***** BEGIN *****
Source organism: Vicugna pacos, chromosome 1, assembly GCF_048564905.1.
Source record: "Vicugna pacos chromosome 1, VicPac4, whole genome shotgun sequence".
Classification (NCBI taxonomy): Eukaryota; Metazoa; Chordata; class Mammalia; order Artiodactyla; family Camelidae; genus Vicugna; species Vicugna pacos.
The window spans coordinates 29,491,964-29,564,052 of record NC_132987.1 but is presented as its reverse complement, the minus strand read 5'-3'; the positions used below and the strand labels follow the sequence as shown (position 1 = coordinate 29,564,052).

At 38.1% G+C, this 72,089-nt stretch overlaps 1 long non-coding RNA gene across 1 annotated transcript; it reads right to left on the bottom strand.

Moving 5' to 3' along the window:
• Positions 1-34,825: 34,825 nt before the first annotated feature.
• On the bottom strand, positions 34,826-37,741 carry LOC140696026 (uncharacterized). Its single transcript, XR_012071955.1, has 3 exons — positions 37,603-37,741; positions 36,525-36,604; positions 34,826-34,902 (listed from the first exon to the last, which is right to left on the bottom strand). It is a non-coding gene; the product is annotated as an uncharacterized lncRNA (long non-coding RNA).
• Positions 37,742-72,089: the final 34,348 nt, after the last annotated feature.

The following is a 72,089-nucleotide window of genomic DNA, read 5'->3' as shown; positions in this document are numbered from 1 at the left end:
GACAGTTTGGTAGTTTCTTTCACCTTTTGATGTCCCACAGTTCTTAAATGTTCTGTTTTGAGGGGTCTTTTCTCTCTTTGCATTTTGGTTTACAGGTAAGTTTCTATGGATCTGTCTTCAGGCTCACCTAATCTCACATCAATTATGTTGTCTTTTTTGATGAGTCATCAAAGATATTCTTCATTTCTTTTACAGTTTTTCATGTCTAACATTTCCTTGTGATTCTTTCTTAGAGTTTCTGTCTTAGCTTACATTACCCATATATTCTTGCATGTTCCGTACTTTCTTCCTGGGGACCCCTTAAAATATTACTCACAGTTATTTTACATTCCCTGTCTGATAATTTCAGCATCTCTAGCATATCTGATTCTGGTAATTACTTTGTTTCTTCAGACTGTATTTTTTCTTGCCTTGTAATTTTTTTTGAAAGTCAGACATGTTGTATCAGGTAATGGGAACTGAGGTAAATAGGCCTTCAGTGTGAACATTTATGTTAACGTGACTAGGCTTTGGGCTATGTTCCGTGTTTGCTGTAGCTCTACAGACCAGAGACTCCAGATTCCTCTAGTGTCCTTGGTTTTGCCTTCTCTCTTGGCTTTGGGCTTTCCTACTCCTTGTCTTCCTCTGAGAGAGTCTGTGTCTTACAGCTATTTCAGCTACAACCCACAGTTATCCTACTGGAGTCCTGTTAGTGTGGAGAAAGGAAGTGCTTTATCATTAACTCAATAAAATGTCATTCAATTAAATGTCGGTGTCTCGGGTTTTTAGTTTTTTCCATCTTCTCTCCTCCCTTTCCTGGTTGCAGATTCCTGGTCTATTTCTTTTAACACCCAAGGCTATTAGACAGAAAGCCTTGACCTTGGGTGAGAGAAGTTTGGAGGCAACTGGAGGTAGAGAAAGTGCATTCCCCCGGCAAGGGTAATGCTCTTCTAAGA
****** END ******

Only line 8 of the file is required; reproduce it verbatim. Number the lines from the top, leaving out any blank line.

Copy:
• On the bottom strand, positions 34,826-37,741 carry LOC140696026 (uncharacterized). Its single transcript, XR_012071955.1, has 3 exons — positions 37,603-37,741; positions 36,525-36,604; positions 34,826-34,902 (listed from the first exon to the last, which is right to left on the bottom strand). It is a non-coding gene; the product is annotated as an uncharacterized lncRNA (long non-coding RNA).